What is Ulcerative Colitis?
Ulcerative colitis is a chronic inflammation in the digestive tract oftentimes affecting the rectum and the colon (large intestine).
The following is a list of ulcerative colitis symptoms:
– Weight loss
– Stomach pain and cramping
– Bloody diarrhea
– Difficulty in having a bowel movement despite the urge to do so
– Feeling of urgency
– Rectal bleeding
The symptoms of ulcerative colitis can also manifest outside the digestive system and may also include mouth ulcers, lesions, skin rashes, and eye inflammation.
Natural and Alternative Treatments for Ulcerative Colitis
Ulcerative colitis has no known cure and because Modern medicine has no adequate measure to alleviate its symptoms, more and more sufferers are now turning to natural and alternative treatments for their condition. No scientific studies, however, have so far supported the claim that any treatment can successfully resolve ulcerative colitis. One should keep in mind that alternative treatments should never be used as a substitute for conventional treatment.
A few natural treatments to consider:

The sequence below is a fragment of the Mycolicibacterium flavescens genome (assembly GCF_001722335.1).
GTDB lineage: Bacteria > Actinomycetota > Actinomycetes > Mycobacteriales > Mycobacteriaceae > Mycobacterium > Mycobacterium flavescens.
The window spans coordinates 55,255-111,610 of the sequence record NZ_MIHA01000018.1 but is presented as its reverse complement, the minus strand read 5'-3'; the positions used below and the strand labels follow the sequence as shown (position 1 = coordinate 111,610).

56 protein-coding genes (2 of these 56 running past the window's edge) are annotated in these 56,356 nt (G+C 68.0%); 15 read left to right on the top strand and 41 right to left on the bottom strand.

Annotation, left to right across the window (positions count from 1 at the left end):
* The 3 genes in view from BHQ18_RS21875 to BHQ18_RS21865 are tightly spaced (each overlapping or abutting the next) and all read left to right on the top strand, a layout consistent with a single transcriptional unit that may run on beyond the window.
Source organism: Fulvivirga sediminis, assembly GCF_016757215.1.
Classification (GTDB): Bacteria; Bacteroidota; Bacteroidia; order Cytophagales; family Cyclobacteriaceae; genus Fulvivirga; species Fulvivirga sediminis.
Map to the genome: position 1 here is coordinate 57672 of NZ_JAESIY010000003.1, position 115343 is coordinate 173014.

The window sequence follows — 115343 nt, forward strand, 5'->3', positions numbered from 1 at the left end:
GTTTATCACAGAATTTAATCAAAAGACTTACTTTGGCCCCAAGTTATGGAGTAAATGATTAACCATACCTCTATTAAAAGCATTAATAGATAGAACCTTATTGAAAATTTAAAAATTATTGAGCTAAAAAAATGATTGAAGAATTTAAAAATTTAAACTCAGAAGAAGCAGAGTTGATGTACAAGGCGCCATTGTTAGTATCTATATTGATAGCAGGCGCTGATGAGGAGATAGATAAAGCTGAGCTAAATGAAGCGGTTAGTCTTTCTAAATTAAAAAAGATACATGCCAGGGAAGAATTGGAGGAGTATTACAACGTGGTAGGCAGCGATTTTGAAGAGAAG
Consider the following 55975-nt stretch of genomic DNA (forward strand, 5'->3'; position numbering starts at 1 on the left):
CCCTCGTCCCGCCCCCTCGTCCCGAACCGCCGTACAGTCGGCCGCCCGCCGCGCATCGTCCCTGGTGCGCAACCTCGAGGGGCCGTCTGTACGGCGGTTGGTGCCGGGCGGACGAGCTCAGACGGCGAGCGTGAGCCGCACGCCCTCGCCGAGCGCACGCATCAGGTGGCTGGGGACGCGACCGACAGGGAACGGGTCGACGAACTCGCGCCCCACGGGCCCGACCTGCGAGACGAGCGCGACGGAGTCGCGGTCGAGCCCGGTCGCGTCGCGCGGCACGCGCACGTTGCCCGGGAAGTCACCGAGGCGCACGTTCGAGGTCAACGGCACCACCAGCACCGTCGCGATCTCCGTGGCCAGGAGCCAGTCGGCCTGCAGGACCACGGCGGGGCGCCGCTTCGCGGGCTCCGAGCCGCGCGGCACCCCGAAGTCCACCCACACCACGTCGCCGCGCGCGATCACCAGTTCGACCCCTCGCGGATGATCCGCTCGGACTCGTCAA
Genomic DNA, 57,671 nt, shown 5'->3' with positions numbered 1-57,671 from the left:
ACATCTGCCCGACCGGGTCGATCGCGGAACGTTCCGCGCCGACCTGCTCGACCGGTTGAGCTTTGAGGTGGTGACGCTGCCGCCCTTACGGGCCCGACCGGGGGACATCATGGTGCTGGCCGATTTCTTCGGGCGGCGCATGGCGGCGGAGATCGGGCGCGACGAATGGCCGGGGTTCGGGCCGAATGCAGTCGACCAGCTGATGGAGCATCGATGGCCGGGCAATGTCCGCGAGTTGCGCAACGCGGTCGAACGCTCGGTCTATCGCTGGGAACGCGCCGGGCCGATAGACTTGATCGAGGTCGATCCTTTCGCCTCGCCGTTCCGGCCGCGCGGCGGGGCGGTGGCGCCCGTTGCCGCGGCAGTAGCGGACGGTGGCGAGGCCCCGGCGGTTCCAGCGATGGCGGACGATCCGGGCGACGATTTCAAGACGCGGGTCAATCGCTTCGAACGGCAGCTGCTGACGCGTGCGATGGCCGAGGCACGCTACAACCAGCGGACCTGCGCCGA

1. Diet: A study in Japan analyzed the contribution of dietary factors on the rise of inflammatory bowel disease. This study involved the participation of 111 individuals who were all suffering from ulcerative colitis. They were asked to answer the questions in food questionnaires. The study discovered that the risk of ulcerative colitis increased in people who consumed high amounts of sweets and that vitamin C showed some protective benefits.
Vitamin C-rich foods include spinach, red bell peppers, strawberries, and parsley. The journal Gut published a study in which ulcerative patients in remission were monitored using food questionnaires for a year. They study showed that the consumption of alcohol, protein, and meat, particularly processed and red meat raised the risk of relapse.